Many of us believe that we have lucky numbers in bingo; it may be our birthday, wedding anniversary, birth of a child or anything else and, as any bingo player will tell you, when playing, online or in a bingo hall it is always fun to look for bingo tickets that feature these numbers.
Those examples of lucky numbers are all personal. However, very often, lucky numbers are cultural and whether you are superstitious or not, it is a subject that is absolutely fascinating. Furthermore, if you are planning to play bingo while on your holidays, they are numbers that you should definitely be aware of.
While the average British bingo player may think of the number 8 as “garden gate”, in China it is considered the luckiest of all numbers. If you happen to be a Mandarin speaker, then you will know that the pronunciation of the number is very similar to the word for “fortune”, which is why Chinese gamblers always keep an eye out for it. Sports fans will remember than at the 2008 Olympics in Beijing, the games began at eight minutes past eight on the eighth of August, and it seemed to work for the host country as China won the most gold medals that year.
For those in UK number 4 is simply a “knock at the door”; however, in Germany, it is a very lucky number. Unfortunately, the origins of the belief are unknown. However, Juergen Buchsteiner, a 17th-century German scholar, included it in his study of German superstitions, so it has been part of the culture for a very long time. Germany is not often thought of as a superstitious country; however, you will often see Germans wearing the number four somewhere about their person. It is also the reason why four-leaf clovers are often found incorporated into decorations in the country.
The number 7 is considered lucky across the western world (explaining why its bingo call is simply “lucky”). However, nowhere is it considered luckier than in Malta. There are many theories as to why. One is that Christianity has long been a central part of the country’s culture and therefore, the belief that the world was created in 7 days is commonplace. If you visit Malta, which today is a true focal point of the online gambling industry, then you can’t help but notice the 7s engraved into churches, monuments, and doorways.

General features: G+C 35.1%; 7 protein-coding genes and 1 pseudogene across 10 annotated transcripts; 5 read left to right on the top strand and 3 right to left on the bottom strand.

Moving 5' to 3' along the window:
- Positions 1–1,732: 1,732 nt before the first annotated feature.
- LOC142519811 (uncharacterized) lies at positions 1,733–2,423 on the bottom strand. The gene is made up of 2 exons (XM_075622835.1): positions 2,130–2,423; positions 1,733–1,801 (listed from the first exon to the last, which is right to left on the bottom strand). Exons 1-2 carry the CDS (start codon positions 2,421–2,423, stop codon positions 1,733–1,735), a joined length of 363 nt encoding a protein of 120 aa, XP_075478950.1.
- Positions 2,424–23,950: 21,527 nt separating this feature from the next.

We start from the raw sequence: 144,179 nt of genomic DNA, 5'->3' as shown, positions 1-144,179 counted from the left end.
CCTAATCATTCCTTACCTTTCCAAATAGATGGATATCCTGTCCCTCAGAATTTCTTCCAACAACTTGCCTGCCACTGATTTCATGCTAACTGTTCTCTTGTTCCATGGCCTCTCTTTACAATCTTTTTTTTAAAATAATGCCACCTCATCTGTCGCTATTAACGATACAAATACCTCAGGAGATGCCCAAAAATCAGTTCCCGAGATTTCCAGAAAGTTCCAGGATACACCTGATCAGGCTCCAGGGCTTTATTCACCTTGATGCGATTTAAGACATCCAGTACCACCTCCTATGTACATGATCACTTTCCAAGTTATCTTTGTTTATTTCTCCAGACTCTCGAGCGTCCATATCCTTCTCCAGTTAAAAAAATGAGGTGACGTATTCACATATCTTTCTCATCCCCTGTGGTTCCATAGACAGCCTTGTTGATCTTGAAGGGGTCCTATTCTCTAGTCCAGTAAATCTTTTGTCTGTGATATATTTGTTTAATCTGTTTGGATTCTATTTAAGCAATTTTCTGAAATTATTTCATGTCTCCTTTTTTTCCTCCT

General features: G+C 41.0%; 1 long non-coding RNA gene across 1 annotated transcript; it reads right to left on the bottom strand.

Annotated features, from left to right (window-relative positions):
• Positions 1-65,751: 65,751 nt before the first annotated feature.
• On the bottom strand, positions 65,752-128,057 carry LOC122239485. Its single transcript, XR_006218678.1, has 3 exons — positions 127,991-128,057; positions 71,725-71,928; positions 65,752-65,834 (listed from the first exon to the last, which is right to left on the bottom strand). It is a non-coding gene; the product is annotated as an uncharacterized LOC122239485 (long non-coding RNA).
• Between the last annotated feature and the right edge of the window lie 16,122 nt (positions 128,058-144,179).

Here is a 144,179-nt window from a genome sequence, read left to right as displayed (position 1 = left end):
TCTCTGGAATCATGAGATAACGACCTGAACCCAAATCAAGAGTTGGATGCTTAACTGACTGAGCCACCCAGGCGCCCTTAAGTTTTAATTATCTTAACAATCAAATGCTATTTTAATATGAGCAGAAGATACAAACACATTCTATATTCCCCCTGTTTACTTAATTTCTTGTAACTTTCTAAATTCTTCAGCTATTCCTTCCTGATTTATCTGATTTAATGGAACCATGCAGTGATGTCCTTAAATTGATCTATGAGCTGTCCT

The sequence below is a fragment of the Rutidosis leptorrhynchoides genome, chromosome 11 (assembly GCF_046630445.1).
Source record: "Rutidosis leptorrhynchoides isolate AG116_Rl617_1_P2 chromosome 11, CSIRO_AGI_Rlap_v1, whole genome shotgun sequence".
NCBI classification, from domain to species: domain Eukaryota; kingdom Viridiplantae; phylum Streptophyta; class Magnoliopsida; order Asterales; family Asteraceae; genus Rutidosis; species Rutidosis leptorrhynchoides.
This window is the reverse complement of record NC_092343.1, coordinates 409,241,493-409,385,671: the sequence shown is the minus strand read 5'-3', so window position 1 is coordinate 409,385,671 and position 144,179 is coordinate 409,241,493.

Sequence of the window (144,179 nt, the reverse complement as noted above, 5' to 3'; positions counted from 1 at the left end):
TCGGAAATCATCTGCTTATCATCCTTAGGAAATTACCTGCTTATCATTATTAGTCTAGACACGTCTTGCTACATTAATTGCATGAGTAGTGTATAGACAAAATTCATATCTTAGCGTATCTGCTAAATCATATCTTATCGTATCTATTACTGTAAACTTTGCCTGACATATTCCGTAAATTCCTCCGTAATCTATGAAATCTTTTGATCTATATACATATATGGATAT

It’s understandable if you hear the number 3 and think “cup of tea”; however, in Sweden the number has very different associations. The phrase “all good things come in threes” is Swedish in origin and comes from an old superstition that three is the number of peace, fortune and stability. Many Swedes today will tell you that they associate the number three with perfection and harmony and this is even evident in the country’s architecture, which often has structures based around groups of three.
It is not just Malta where 7 is a lucky number, the same is true of Japan. However, while in Malta the belief comes from Christianity, in Japan it is linked to Buddhism. Buddhists believe that there are “seven factors to awakening”, often referred to as the “seven steps towards enlightenment”. Some people in Japan also believe that there are seven gods of fortune and good luck. It is because of this that you often see the number 7 on Japanese scratch cards and lottery tickets. Furthermore, 7th July (7/7) is one of the most important public holidays in Japan, Tanabata (Star Festival).
Russians are well known for being superstitious and many of their superstitions are related to numbers. A very common belief is that even numbers are unlucky and odd numbers are lucky. If you ever buy a Russian a bunch of flowers, make sure that there is an odd number of flowers in the bouquet; an even number of flowers is only brought to funerals!
Every country and culture has its beliefs and very often, they will include a lucky number. It is up to you whether you believe them or not. However, next time you play online bingo, just remember that there is a very good chance that each number on your card is considered lucky somewhere in the world and there is no reason why you can’t capitalise on that luck.